Catholic Business Management – 10 Ways To Lead By Faith

Here are a few ways to incorporate your faith into your Catholic business management style. This will increase your efficiency, employees will feel purpose, and your customers will notice the difference. Hard work, charitable behavior, and a solid work ethic will make your Catholic business profitable, both fiscally and spiritually.

1. Model good behavior

​Central to good Catholic business management is the modeling of best practices in the workplace. First lead by exhibiting a strong work ethic, attention to detail, and personal responsibility, only then ask your employees to do the same. The way you treat a difficult customer, for example, with patience and kindness shows your employees that they can trust you, and will encourage them to do the same.

2. Create an open-door policy

It is important at the office for managers to have an open-door policy that offers employees the appropriate opportunities to voice concerns and seek guidance. Employees regularly testify that the best bosses are the ones who are most approachable. Communication that builds a relationship aimed at furthering a shared mission … sounds a little like prayer, doesn’t it? Whether you’re running Heaven itself or just a local small business, an open-door policy through which employees and customers alike, know that their opinions are listened to and taken into consideration by management is imperative.

3. Forgive employee mistakes

​Death, taxes and … human error. Some things in life are inevitable, LOL. For every success on the part of your employees, there will come some failure as well. As a Catholic business owner, it’s important to recognize employees as ends in themselves and not means to the end of achieving a profit. Forgiving and moving forward in a way that is productive without holding a grudge is important for the state of your soul and your business.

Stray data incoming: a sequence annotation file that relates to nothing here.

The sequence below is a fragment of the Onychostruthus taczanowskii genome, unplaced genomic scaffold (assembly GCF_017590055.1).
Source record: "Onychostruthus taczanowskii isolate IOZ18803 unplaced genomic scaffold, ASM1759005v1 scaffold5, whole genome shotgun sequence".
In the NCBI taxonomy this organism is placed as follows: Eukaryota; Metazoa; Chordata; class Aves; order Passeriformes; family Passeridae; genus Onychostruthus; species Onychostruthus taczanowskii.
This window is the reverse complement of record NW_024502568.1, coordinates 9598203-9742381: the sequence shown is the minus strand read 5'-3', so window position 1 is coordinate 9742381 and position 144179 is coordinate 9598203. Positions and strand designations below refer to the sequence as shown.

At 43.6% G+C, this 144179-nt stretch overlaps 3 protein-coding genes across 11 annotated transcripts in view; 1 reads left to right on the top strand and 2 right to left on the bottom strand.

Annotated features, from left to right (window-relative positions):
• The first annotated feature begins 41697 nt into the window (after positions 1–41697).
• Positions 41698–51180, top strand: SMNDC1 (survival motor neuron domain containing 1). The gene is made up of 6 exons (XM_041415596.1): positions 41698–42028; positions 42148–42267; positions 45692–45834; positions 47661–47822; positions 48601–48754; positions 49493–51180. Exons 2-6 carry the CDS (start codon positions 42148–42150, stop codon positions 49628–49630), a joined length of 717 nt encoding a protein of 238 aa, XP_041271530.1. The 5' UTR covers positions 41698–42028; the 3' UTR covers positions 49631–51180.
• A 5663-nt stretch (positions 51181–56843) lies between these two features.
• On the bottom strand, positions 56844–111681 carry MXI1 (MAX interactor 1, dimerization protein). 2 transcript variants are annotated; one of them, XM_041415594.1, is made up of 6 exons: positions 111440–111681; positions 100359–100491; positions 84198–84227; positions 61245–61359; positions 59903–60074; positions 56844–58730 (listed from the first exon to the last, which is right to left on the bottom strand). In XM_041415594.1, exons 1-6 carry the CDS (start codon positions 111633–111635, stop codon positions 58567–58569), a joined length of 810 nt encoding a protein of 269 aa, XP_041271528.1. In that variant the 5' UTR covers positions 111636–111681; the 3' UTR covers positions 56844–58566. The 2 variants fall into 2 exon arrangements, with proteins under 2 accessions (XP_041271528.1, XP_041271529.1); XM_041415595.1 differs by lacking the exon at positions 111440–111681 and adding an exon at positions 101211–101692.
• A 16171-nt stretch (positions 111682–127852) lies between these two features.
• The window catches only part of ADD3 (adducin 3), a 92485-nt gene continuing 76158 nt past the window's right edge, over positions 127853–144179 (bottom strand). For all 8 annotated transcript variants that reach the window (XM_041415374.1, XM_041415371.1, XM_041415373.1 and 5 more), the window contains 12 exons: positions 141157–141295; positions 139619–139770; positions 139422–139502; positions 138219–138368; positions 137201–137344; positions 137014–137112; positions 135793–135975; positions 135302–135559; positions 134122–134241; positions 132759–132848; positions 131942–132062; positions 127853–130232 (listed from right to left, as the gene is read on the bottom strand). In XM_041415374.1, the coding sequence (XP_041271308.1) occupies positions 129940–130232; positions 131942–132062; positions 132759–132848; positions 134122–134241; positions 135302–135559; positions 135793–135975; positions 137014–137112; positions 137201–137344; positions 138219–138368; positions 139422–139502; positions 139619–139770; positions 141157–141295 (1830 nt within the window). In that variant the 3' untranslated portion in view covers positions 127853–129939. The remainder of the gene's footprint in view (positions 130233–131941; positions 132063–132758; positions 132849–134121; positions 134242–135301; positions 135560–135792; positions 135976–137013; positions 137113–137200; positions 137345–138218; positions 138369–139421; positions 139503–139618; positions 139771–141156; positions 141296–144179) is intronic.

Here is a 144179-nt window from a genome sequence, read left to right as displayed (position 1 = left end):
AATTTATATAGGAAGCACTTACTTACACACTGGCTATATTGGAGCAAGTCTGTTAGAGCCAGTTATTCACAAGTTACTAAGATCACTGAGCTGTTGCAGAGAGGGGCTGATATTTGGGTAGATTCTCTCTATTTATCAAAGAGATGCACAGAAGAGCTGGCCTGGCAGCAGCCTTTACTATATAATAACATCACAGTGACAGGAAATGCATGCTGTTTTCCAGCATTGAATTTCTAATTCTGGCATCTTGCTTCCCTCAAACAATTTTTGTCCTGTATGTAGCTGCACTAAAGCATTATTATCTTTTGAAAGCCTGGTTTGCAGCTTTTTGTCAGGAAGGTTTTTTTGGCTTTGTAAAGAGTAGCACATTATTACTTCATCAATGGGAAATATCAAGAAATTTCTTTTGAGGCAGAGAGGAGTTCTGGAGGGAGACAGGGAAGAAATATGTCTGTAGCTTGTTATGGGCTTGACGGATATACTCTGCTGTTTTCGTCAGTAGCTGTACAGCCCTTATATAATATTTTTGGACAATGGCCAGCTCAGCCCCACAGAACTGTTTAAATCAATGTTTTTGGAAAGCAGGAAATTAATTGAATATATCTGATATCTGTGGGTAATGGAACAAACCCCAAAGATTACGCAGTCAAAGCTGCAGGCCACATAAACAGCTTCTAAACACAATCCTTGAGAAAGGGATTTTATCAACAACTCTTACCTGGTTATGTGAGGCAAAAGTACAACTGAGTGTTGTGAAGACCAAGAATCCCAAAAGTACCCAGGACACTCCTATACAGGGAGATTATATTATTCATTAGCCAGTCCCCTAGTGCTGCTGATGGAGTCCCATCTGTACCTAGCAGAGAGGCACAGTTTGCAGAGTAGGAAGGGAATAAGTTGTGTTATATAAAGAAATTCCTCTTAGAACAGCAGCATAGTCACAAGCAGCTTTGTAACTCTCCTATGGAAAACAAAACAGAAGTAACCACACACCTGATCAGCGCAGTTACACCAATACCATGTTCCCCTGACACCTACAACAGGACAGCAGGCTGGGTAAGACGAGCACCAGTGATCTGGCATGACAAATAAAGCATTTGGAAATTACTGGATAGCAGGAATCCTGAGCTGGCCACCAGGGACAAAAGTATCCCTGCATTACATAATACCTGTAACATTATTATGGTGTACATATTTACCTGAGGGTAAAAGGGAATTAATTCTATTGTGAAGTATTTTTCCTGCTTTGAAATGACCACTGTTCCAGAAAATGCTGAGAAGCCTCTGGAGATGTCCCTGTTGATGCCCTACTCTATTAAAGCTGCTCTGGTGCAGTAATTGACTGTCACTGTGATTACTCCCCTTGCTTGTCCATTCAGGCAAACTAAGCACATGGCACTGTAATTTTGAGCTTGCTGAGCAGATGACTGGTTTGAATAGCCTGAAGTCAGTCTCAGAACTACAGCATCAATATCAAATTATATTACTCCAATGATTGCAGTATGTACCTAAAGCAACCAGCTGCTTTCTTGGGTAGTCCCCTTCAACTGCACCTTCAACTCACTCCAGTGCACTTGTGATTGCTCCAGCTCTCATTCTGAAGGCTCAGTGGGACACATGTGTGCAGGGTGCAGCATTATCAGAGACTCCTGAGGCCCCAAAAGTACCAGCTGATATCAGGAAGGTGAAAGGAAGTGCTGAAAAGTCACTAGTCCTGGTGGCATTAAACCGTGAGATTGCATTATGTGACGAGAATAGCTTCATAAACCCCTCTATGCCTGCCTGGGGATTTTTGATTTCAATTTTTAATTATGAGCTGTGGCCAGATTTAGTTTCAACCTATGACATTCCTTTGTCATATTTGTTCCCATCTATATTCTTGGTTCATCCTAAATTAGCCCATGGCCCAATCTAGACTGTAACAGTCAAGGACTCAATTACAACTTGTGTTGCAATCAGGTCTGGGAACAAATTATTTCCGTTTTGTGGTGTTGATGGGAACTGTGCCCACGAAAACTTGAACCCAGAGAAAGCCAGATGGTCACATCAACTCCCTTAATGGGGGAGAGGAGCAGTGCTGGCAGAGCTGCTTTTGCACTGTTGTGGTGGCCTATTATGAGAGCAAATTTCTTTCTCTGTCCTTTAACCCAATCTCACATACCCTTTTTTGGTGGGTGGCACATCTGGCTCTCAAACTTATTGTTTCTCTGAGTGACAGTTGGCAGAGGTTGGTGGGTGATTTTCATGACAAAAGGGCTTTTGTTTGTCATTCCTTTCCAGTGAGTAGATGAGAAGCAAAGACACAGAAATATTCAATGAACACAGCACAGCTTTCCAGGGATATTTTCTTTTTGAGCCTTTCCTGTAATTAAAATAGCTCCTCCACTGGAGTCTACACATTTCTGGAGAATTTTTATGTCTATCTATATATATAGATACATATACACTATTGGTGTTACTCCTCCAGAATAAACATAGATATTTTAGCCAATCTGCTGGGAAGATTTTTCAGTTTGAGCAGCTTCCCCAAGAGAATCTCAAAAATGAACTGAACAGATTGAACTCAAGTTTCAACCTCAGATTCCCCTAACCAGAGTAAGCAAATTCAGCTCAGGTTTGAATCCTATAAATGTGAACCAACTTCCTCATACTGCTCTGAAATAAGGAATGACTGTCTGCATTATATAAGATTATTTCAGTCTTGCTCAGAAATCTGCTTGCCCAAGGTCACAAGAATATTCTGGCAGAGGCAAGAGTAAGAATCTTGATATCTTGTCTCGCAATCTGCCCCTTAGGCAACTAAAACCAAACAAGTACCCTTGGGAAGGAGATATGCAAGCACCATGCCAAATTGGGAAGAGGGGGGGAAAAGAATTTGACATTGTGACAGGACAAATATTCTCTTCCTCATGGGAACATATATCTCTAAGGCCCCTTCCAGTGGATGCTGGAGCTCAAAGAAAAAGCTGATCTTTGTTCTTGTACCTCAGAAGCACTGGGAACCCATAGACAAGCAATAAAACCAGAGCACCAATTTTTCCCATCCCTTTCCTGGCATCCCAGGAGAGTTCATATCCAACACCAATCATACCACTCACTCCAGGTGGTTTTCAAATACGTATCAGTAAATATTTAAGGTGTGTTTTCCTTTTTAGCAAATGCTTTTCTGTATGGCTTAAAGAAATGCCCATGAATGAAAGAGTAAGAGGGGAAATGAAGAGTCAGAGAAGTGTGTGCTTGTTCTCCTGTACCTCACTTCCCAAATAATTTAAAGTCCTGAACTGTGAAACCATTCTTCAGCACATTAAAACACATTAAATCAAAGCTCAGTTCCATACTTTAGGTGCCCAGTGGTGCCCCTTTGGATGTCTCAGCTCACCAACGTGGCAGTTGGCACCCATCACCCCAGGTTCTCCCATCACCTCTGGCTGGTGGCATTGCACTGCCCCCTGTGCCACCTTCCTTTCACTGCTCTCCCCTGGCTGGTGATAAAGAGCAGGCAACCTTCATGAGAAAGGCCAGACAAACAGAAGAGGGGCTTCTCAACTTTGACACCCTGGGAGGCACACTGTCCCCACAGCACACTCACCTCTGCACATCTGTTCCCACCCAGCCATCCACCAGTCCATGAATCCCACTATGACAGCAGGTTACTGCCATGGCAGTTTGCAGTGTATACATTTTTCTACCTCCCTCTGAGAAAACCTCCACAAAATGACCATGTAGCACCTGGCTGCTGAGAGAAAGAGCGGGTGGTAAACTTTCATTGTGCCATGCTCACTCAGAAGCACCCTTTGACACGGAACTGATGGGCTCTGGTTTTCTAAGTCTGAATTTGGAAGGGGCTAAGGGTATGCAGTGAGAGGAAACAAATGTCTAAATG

4. (While using those errors as teaching moments)

​To truly move on from employee errors that are clerical in nature, for example, requires all parties to be on the same page going forward. Good Catholic business management involves responding (and not reacting) to mistakes made by workers with patience, using the experience as a teaching moment. Even Jesus asked Peter three times, after his betrayal: “Do you love me?” Jesus used His response to Peter’s mistake as a teaching moment.

5. Lead by serving

Look no further than to the Lord Himself for a perfect model of Catholic business management. At the Last Supper, when Jesus washed the feet of His disciples as an everlasting example of the self-sacrifice required to shepherd others, He personified the very quality needed to propel forward the largest Catholic organization ever: the Roman Catholic Church. If you own or manage a Catholic business, you’ll find yourself unable to lead if you are not willing to serve with grace and kindness both your employees and your customers.

6. Think through what your company values are

Having your Catholic company values on your about page, clearly defined and accessible on your website for both your customers and your team is an easy way to show the world (and your employees) that you care. Try to identify the deep running virtues that matter most to you and your company and to express them in simple language. This often includes concrete examples of how you might live out that virtue.